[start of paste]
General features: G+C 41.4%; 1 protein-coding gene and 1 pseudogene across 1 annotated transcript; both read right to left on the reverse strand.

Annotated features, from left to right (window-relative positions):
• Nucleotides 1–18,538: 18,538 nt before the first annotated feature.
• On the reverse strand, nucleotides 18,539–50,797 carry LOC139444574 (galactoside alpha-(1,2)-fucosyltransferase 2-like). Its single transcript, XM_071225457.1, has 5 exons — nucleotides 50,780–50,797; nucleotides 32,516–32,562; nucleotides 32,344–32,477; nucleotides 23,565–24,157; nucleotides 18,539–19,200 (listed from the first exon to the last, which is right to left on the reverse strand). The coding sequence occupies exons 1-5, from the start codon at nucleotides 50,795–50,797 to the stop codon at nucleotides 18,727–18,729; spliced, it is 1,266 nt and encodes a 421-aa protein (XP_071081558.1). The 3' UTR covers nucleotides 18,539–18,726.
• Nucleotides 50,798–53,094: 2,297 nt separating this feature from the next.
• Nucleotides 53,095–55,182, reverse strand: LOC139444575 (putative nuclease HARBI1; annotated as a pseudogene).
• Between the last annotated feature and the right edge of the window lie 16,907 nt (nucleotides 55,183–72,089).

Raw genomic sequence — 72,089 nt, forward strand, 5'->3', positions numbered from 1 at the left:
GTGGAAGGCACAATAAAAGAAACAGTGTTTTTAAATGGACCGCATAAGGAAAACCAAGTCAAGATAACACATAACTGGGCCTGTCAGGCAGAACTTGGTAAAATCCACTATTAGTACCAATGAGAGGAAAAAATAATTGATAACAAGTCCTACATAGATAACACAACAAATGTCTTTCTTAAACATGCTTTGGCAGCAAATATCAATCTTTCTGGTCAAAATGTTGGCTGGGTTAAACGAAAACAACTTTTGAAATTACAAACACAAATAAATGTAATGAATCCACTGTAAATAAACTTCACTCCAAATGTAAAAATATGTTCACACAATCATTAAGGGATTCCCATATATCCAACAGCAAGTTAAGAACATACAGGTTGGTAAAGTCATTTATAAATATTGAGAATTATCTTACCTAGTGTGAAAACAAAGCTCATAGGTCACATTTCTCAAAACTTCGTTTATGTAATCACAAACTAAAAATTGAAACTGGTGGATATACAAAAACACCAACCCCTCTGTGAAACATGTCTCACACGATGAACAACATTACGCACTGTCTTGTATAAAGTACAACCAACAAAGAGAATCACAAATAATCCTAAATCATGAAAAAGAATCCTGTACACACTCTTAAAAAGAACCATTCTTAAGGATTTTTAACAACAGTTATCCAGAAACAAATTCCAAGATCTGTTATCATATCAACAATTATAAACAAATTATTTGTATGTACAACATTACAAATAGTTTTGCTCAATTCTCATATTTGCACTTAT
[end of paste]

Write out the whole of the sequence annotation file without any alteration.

General features: G+C 41.4%; 1 protein-coding gene and 1 pseudogene across 1 annotated transcript; both read right to left on the reverse strand.

Annotated features, from left to right (window-relative positions):
• Nucleotides 1–18,538: 18,538 nt before the first annotated feature.
• On the reverse strand, nucleotides 18,539–50,797 carry LOC139444574 (galactoside alpha-(1,2)-fucosyltransferase 2-like). Its single transcript, XM_071225457.1, has 5 exons — nucleotides 50,780–50,797; nucleotides 32,516–32,562; nucleotides 32,344–32,477; nucleotides 23,565–24,157; nucleotides 18,539–19,200 (listed from the first exon to the last, which is right to left on the reverse strand). The coding sequence occupies exons 1-5, from the start codon at nucleotides 50,795–50,797 to the stop codon at nucleotides 18,727–18,729; spliced, it is 1,266 nt and encodes a 421-aa protein (XP_071081558.1). The 3' UTR covers nucleotides 18,539–18,726.
• Nucleotides 50,798–53,094: 2,297 nt separating this feature from the next.
• Nucleotides 53,095–55,182, reverse strand: LOC139444575 (putative nuclease HARBI1; annotated as a pseudogene).
• Between the last annotated feature and the right edge of the window lie 16,907 nt (nucleotides 55,183–72,089).

Raw genomic sequence — 72,089 nt, forward strand, 5'->3', positions numbered from 1 at the left:
GTGGAAGGCACAATAAAAGAAACAGTGTTTTTAAATGGACCGCATAAGGAAAACCAAGTCAAGATAACACATAACTGGGCCTGTCAGGCAGAACTTGGTAAAATCCACTATTAGTACCAATGAGAGGAAAAAATAATTGATAACAAGTCCTACATAGATAACACAACAAATGTCTTTCTTAAACATGCTTTGGCAGCAAATATCAATCTTTCTGGTCAAAATGTTGGCTGGGTTAAACGAAAACAACTTTTGAAATTACAAACACAAATAAATGTAATGAATCCACTGTAAATAAACTTCACTCCAAATGTAAAAATATGTTCACACAATCATTAAGGGATTCCCATATATCCAACAGCAAGTTAAGAACATACAGGTTGGTAAAGTCATTTATAAATATTGAGAATTATCTTACCTAGTGTGAAAACAAAGCTCATAGGTCACATTTCTCAAAACTTCGTTTATGTAATCACAAACTAAAAATTGAAACTGGTGGATATACAAAAACACCAACCCCTCTGTGAAACATGTCTCACACGATGAACAACATTACGCACTGTCTTGTATAAAGTACAACCAACAAAGAGAATCACAAATAATCCTAAATCATGAAAAAGAATCCTGTACACACTCTTAAAAAGAACCATTCTTAAGGATTTTTAACAACAGTTATCCAGAAACAAATTCCAAGATCTGTTATCATATCAACAATTATAAACAAATTATTTGTATGTACAACATTACAAATAGTTTTGCTCAATTCTCATATTTGCACTTAT